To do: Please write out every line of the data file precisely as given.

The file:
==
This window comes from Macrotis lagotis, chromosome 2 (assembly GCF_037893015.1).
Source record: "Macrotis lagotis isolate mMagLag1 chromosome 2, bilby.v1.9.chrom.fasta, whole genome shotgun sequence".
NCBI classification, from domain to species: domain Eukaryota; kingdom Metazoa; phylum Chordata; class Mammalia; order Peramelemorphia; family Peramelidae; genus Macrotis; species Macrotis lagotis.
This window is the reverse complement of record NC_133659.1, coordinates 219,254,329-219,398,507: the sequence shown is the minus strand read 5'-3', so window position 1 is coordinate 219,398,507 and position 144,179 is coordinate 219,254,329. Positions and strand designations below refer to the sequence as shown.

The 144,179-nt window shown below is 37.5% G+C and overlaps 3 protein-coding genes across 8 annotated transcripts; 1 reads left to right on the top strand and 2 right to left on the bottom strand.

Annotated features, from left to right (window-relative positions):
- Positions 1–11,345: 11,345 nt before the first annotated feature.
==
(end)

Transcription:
This window comes from Macrotis lagotis, chromosome 2 (assembly GCF_037893015.1).
Source record: "Macrotis lagotis isolate mMagLag1 chromosome 2, bilby.v1.9.chrom.fasta, whole genome shotgun sequence".
NCBI classification, from domain to species: domain Eukaryota; kingdom Metazoa; phylum Chordata; class Mammalia; order Peramelemorphia; family Peramelidae; genus Macrotis; species Macrotis lagotis.
This window is the reverse complement of record NC_133659.1, coordinates 219,254,329-219,398,507: the sequence shown is the minus strand read 5'-3', so window position 1 is coordinate 219,398,507 and position 144,179 is coordinate 219,254,329. Positions and strand designations below refer to the sequence as shown.

The 144,179-nt window shown below is 37.5% G+C and overlaps 3 protein-coding genes across 8 annotated transcripts; 1 reads left to right on the top strand and 2 right to left on the bottom strand.

Annotated features, from left to right (window-relative positions):
- Positions 1–11,345: 11,345 nt before the first annotated feature.